Almost all of the essays collected in this volume were written for and first published as monthly instalments in Next Future, the e-journal of the Sri Aurobindo Society Pondicherry. The 47 instalments ended with the passing of Dr. Nadkarni in September 2007, and cover Savitri Book by Book, Canto by Canto, from the beginning up to the climactic point in the middle of Book Eleven, where Savitri is offered four boons of merger with the Supreme, and asks instead for the Supreme Peace, Oneness, Energy and Bliss ‘for Earth and Men’. Dr. Nadkarni has written other essays on Savitri as well as giving many other talks, but this collection represents a masterly ‘Introduction’ (as he modestly called it) to the revelatory poem which he loved so much and understood so well. It has been compiled and published at the request of his family, and we feel sure that it will be welcomed by Savitri readers and students all over the world, and to a certain extent make up for the great loss that his many admirers experienced when he passed away in September 2007 at the age of 74.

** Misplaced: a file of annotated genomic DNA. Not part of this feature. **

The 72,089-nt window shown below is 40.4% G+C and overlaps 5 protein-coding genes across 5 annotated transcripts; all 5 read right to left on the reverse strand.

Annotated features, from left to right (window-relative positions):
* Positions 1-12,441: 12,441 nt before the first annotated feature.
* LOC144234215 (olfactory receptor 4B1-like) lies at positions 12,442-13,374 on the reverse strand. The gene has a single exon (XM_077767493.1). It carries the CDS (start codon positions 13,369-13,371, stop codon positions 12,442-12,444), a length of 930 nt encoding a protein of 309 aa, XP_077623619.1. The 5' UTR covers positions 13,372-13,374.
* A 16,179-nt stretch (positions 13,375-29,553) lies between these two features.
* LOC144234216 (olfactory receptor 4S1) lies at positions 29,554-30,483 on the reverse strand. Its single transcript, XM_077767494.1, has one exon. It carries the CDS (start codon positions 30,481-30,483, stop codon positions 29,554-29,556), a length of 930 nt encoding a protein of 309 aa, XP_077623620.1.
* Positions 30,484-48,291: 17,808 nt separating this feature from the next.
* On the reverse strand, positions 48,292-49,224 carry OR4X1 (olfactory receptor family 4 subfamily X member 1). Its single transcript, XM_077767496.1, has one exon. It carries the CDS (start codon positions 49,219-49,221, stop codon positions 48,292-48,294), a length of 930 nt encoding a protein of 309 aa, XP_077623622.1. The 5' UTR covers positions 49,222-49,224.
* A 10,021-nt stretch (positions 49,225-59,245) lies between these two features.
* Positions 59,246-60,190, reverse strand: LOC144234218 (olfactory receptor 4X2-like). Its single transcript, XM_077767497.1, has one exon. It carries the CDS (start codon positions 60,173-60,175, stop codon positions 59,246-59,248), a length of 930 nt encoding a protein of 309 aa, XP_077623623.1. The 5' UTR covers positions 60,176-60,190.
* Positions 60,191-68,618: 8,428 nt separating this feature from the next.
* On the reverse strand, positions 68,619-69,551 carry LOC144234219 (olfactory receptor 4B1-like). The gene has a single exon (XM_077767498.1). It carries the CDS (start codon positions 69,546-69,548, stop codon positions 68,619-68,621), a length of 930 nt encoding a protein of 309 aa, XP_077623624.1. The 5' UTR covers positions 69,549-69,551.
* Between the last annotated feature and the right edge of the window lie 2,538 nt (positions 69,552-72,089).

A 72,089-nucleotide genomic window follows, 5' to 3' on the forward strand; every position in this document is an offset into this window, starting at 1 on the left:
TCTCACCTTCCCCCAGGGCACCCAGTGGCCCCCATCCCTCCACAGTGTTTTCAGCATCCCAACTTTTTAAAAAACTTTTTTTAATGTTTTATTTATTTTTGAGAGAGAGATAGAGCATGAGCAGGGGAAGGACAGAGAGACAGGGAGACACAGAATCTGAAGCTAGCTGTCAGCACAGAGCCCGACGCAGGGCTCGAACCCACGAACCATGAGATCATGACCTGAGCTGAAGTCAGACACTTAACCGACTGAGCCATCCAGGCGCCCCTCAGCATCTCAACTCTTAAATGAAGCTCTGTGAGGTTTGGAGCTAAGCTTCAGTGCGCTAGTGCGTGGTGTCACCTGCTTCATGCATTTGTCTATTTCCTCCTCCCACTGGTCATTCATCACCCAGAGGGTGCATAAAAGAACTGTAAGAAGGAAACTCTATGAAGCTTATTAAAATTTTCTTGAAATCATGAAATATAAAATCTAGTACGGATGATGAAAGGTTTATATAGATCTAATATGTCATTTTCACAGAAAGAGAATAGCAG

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The English of Savitri Volume 1

The English of Savitri by Shraddhavan

The English of Savitri

Since 1980, Shraddhavan has been teaching English in Auroville through close readings of Sri Aurobindo’s revelatory epic Savitri: a legend and a symbol. In August 1998 these classes were resumed at Savitri Bhavan, with a growing number of students, including young Tamil teacher-trainees from the Arul Vazhi School located in Promesse, Auroville. These classes were given the name ‘The English of Savitri’ and they concluded in May of 2009 as this group reached the end of the poem.

This book is based on the transcripts of a new series of classes given by Shraddhavan between August 2009 and October 2010, which have been edited for conciseness and clarity, while aiming to preserve some of the informal atmosphere of the course. Edited transcripts of these classes began to be published serially in the Bhavan’s journal of Study Notes on Savitri, ‘Invocation’, from issue 32 onwards, since it was felt that they may be of interest to a wider audiance. They are now being published in book form in several volumes by Yukta Prakashan publishers of Vadodara. This suggested the idea of collecting the original English articles into a book form as well. This is the first such volume, covering all the five cantos of Book One of the poem, ‘The Book of Beginnings’.